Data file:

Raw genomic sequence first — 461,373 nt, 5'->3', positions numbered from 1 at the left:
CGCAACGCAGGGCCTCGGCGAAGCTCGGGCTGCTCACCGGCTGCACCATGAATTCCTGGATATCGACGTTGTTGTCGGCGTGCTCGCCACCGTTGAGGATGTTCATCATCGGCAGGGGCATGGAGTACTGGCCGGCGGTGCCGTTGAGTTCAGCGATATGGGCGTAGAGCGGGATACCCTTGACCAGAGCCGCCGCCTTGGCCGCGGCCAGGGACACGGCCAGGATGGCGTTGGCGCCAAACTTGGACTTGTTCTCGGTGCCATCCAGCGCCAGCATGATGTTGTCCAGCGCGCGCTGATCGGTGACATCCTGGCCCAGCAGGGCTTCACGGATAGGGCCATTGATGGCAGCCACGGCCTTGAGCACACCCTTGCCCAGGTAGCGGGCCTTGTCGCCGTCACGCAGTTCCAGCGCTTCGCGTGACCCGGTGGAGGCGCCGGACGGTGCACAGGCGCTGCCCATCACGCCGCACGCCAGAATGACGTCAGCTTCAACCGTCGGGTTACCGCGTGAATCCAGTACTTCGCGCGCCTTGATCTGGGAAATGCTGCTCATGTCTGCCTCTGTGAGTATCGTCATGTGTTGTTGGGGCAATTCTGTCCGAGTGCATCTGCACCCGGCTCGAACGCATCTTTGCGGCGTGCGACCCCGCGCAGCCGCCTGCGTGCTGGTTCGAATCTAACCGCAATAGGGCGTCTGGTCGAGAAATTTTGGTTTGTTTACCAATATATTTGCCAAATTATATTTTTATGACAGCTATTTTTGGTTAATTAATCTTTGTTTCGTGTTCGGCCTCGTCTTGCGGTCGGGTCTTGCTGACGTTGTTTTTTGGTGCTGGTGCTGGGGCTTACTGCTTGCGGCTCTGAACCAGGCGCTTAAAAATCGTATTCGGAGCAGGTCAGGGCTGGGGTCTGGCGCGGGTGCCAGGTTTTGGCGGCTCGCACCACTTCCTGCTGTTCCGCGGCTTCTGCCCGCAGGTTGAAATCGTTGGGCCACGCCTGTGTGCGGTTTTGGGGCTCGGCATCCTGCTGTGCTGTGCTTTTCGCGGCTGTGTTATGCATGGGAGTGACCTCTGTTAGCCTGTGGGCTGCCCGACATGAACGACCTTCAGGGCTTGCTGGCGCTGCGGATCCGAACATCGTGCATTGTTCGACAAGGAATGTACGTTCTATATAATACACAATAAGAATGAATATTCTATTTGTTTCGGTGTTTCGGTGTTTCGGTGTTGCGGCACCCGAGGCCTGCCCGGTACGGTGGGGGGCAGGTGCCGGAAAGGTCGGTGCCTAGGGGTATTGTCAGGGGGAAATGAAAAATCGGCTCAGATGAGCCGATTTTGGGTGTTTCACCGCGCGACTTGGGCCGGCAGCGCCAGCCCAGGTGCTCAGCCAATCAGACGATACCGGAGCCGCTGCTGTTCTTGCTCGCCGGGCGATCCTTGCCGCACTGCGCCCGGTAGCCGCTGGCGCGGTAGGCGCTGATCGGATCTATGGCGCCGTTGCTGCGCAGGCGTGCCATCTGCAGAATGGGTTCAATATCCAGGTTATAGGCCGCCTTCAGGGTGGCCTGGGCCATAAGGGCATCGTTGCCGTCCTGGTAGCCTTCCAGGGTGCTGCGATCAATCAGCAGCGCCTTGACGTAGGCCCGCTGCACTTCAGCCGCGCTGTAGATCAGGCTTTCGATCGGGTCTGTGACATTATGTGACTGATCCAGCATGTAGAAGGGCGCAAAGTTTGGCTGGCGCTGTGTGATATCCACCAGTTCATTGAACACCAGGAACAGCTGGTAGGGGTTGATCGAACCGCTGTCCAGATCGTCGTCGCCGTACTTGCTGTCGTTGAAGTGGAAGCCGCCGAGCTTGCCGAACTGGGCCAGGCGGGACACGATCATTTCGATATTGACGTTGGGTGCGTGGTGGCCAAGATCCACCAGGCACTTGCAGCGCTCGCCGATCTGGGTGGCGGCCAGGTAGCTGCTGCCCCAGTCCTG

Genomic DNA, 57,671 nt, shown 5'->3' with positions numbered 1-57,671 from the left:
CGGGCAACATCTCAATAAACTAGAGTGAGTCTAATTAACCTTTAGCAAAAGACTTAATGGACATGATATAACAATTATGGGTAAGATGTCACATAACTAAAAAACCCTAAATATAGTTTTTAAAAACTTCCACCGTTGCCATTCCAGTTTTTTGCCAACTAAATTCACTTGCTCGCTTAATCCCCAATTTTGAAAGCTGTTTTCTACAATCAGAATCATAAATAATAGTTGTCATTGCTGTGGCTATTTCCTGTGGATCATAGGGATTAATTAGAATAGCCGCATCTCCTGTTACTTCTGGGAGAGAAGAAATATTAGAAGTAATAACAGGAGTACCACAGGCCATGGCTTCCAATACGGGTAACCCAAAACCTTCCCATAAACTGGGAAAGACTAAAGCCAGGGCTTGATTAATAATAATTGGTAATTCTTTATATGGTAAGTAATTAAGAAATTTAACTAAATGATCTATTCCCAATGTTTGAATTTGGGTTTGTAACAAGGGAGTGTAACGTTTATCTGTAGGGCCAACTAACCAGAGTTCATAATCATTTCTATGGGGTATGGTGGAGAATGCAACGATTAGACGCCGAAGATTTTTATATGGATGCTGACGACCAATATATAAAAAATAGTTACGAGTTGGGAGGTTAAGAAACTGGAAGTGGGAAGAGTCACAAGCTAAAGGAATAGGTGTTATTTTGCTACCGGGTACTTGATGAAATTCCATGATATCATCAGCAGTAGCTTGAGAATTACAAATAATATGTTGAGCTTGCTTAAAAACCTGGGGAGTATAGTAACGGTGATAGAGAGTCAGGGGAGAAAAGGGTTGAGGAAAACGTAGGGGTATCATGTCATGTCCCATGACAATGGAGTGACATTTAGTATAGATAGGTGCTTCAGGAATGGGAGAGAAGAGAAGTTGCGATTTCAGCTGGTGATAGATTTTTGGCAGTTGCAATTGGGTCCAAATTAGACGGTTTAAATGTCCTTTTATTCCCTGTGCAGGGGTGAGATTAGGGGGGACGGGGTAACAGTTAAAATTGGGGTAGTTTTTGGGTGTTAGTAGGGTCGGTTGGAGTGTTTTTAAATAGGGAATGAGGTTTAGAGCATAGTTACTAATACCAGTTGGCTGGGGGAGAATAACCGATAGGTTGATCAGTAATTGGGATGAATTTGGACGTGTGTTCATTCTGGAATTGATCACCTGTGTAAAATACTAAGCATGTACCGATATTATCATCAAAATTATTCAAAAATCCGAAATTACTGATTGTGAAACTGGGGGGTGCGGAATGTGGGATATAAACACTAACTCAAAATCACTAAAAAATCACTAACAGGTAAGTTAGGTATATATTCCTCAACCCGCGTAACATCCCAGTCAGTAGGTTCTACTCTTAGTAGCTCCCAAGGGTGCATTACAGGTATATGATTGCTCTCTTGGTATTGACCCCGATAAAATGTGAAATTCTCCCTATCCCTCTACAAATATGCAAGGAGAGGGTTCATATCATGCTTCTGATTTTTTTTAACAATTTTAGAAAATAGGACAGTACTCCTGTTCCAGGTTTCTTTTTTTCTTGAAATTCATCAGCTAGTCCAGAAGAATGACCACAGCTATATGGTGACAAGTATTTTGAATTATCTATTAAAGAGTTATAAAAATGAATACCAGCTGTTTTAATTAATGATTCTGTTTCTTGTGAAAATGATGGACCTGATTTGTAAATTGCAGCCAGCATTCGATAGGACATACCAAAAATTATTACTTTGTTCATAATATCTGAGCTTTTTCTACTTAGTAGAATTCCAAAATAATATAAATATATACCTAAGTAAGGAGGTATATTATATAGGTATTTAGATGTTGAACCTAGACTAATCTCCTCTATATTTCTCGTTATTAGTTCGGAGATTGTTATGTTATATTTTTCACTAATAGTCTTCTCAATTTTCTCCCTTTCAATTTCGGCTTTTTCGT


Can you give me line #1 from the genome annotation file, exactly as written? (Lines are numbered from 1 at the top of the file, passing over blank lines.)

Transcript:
Raw genomic sequence first — 461,373 nt, 5'->3', positions numbered from 1 at the left: